The engine of change, as far as Susskind is concerned, is the Internet and information technology in general. Susskind points to 10 "disruptive technologies" - among them ideas as prosaic as automated document assembly and as visionary as the provision of legal advice through open-source technology - that will alter the face of the profession.

"Information technology is now part of the universe of lawyers," Susskind writes. "It is not a parallel universe. Disruptive legal technologies are too important to be left to technologists ... they are applications of technology that challenge the old ways and, in so doing, bring great cost savings and new imaginative ways of managing risk."

Susskind believes, for example, that except for the most customized, top-of-the-line engagements, legal work done by top firms in the United States and the United Kingdom will soon be largely standardized through the use of intelligent document assembly programs, the deployment of more paralegals and nonlawyers, and other innovations. Even high-end corporate work, he says, can benefit from standardization. The result will be lower costs to clients, a broader availability of legal services to the public, and possibly the end of the big law firm as we know it today.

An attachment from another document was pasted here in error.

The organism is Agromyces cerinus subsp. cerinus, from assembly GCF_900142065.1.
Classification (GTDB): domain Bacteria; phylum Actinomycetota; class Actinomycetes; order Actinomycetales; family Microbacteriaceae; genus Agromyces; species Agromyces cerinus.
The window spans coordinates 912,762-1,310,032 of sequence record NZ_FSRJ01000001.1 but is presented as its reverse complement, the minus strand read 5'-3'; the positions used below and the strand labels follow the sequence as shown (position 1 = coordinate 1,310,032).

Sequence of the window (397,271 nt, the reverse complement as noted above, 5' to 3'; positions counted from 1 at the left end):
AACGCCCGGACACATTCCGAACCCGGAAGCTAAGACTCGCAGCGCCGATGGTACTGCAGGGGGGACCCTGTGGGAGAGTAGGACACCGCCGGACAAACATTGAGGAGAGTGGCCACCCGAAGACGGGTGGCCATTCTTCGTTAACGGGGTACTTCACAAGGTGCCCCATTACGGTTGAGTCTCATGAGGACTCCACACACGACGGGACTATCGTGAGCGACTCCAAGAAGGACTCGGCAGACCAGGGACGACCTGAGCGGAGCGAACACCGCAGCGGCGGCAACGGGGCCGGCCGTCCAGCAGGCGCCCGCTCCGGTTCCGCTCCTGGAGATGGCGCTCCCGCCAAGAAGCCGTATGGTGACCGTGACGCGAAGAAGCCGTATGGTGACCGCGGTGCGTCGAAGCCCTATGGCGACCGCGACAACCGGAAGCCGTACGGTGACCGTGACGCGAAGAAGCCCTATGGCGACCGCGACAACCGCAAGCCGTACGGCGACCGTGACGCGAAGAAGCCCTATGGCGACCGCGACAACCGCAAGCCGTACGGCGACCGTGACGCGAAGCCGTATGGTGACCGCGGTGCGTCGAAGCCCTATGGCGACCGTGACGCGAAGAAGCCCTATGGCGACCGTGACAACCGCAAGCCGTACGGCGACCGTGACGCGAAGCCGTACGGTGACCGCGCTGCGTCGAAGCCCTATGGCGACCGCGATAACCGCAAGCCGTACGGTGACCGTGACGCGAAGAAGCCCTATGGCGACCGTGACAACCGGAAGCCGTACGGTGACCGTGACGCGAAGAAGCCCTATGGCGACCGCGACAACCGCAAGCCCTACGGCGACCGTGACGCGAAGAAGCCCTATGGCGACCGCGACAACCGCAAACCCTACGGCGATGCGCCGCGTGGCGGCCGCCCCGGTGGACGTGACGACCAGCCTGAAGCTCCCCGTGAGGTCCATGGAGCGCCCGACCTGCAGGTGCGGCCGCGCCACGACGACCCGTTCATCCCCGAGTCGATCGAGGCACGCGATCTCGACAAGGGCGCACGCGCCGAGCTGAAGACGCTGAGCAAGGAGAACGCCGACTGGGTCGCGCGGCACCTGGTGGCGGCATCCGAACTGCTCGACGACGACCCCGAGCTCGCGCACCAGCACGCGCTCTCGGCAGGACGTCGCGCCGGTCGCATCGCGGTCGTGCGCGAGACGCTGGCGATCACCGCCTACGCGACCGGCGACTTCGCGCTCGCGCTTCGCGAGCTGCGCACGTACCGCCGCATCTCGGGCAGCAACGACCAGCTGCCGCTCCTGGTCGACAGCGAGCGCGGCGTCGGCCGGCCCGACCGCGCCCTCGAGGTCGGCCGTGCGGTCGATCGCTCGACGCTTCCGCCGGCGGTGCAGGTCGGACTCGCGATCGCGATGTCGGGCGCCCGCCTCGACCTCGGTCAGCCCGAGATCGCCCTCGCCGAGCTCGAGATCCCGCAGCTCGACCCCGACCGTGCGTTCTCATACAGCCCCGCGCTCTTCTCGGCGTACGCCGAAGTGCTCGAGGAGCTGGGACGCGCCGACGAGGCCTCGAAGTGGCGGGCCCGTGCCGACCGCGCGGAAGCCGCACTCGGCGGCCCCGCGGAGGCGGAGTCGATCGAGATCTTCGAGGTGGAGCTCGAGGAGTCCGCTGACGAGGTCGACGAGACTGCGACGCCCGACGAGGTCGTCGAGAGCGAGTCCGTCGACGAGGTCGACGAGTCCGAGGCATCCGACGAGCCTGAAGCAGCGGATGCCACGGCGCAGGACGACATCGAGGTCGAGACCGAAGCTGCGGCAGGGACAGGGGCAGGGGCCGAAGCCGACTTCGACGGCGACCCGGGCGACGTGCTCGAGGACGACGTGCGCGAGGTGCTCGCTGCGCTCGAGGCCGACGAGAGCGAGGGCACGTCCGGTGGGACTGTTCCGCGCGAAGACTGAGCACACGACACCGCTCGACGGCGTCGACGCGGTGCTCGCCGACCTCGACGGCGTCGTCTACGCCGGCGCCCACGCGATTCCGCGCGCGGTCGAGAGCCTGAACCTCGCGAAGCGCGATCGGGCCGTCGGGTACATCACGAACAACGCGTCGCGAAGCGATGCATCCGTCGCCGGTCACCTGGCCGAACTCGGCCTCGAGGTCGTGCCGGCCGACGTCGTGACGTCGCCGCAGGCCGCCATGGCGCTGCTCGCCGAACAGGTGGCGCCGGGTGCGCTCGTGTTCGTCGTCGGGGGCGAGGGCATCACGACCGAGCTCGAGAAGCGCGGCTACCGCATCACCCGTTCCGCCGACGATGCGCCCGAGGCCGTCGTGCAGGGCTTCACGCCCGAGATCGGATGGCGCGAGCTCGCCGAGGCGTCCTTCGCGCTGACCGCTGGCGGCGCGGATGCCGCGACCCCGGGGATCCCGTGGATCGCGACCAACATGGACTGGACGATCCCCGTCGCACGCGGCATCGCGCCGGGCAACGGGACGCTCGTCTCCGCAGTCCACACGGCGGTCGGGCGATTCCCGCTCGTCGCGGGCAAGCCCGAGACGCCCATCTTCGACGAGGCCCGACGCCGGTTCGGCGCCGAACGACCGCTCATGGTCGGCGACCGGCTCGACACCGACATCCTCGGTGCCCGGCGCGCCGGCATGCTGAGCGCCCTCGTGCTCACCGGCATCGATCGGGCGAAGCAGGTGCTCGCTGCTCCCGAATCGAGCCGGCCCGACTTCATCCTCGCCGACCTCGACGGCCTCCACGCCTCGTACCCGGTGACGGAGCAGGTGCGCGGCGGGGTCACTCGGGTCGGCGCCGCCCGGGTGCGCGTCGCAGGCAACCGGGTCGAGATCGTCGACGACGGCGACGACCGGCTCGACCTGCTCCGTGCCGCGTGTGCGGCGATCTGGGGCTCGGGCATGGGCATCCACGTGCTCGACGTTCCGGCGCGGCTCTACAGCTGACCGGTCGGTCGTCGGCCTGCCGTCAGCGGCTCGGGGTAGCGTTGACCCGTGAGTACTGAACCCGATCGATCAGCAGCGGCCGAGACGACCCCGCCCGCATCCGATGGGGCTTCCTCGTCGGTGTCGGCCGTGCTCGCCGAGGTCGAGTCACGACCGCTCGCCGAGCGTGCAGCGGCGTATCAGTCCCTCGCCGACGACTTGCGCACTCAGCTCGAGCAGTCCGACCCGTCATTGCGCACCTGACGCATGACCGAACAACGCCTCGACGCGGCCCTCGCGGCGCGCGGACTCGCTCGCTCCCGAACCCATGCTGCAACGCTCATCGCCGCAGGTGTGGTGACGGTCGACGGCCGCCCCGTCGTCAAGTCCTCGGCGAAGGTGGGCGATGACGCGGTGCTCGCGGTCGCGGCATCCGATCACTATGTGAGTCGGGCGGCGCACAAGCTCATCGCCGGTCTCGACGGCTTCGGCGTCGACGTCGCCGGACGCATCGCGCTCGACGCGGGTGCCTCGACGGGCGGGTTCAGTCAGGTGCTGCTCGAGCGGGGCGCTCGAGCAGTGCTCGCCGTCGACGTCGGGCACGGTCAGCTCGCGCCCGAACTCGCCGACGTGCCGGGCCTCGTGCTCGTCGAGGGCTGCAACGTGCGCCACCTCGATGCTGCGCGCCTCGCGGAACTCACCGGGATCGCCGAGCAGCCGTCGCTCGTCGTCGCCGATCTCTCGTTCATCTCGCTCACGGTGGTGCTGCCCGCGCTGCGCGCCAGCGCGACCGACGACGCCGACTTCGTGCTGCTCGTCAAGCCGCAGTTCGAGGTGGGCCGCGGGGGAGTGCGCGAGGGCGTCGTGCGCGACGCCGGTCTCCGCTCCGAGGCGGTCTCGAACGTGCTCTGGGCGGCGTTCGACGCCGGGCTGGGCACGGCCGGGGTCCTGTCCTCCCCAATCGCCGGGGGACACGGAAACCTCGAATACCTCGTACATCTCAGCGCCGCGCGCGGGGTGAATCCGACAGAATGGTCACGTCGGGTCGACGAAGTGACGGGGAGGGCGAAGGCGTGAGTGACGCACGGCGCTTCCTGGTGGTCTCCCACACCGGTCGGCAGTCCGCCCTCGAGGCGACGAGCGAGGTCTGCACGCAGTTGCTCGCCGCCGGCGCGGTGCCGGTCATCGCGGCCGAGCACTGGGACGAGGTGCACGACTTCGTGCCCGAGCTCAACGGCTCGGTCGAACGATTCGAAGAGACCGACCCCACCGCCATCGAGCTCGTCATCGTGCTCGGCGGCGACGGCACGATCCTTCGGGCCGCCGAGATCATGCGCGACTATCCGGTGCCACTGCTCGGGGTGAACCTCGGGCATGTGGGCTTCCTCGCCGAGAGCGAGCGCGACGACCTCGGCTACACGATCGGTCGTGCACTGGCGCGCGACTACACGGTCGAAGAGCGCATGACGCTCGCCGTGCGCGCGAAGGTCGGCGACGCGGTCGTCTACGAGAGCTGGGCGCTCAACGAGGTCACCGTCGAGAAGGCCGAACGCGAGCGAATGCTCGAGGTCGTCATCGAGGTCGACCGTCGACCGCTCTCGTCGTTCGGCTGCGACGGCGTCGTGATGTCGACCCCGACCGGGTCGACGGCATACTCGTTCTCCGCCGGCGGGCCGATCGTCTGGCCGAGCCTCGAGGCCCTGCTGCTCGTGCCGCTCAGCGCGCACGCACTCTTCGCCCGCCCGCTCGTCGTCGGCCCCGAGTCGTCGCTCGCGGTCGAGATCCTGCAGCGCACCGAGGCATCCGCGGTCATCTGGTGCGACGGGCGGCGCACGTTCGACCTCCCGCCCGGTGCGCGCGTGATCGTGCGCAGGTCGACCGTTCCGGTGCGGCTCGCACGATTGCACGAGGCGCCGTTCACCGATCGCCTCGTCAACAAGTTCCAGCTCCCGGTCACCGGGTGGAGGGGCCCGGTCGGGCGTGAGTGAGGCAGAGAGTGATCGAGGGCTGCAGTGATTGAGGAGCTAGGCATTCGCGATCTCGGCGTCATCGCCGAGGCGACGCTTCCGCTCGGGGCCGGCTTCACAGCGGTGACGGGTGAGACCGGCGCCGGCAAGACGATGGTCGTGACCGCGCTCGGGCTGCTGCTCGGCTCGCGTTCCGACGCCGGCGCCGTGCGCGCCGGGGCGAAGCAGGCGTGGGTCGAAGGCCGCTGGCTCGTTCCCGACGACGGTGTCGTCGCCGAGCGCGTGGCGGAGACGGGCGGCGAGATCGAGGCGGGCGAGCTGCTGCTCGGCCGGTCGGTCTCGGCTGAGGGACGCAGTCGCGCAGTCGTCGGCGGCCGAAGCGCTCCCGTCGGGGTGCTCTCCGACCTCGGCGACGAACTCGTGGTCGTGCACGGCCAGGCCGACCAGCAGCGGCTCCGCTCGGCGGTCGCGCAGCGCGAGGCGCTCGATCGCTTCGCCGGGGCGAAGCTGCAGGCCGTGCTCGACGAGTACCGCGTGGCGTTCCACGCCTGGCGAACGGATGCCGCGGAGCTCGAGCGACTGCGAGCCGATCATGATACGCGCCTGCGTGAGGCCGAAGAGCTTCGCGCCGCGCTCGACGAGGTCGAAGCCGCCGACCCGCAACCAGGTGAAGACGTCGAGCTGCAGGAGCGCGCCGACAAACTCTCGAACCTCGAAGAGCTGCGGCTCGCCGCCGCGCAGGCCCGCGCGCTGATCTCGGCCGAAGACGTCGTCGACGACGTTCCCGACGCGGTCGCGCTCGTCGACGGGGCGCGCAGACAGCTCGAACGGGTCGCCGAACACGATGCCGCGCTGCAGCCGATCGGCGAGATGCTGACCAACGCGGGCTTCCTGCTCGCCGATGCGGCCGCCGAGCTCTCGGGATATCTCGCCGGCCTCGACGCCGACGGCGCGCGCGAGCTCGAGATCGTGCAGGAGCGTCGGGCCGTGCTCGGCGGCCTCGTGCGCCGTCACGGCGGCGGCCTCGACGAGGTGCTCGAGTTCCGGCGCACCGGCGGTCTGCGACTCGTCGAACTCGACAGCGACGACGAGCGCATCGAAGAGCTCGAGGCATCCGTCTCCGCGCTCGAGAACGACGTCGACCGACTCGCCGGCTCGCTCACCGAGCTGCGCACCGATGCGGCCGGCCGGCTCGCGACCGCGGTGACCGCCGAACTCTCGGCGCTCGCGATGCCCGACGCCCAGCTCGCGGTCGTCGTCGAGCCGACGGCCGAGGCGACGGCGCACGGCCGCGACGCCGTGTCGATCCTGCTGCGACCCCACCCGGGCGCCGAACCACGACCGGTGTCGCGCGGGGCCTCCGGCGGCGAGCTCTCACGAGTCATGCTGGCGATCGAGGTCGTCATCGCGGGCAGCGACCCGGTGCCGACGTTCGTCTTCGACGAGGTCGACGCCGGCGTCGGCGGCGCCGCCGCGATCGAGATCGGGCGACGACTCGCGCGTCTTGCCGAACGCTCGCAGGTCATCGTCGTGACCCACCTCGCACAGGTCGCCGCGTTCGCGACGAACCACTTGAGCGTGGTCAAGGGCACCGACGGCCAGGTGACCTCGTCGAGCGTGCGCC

Susskind is quite aware of the cutting edge of legal marketing. One of his "disruptive" techniques is "the electronic legal marketplace," which he sees as including online ratings of individual lawyers, online auctions, bulk purchasing, and readily available price comparisons. He foresees the multi-sourcing of legal services, increased confidence by clients that they are getting the best value for their money, greater choice, and of course lower costs.

The book can be slow going (Susskind has not learned how to write in short paragraphs), it can be repetitious, and Susskind's examples are taken almost entirely from British life, law, and experience and will be quite foreign to the American reader. For example, Her Majesty's Stationery Office, a government agency that Susskind regards as a key player in the legal Internet, sounds merely quaint to American ears.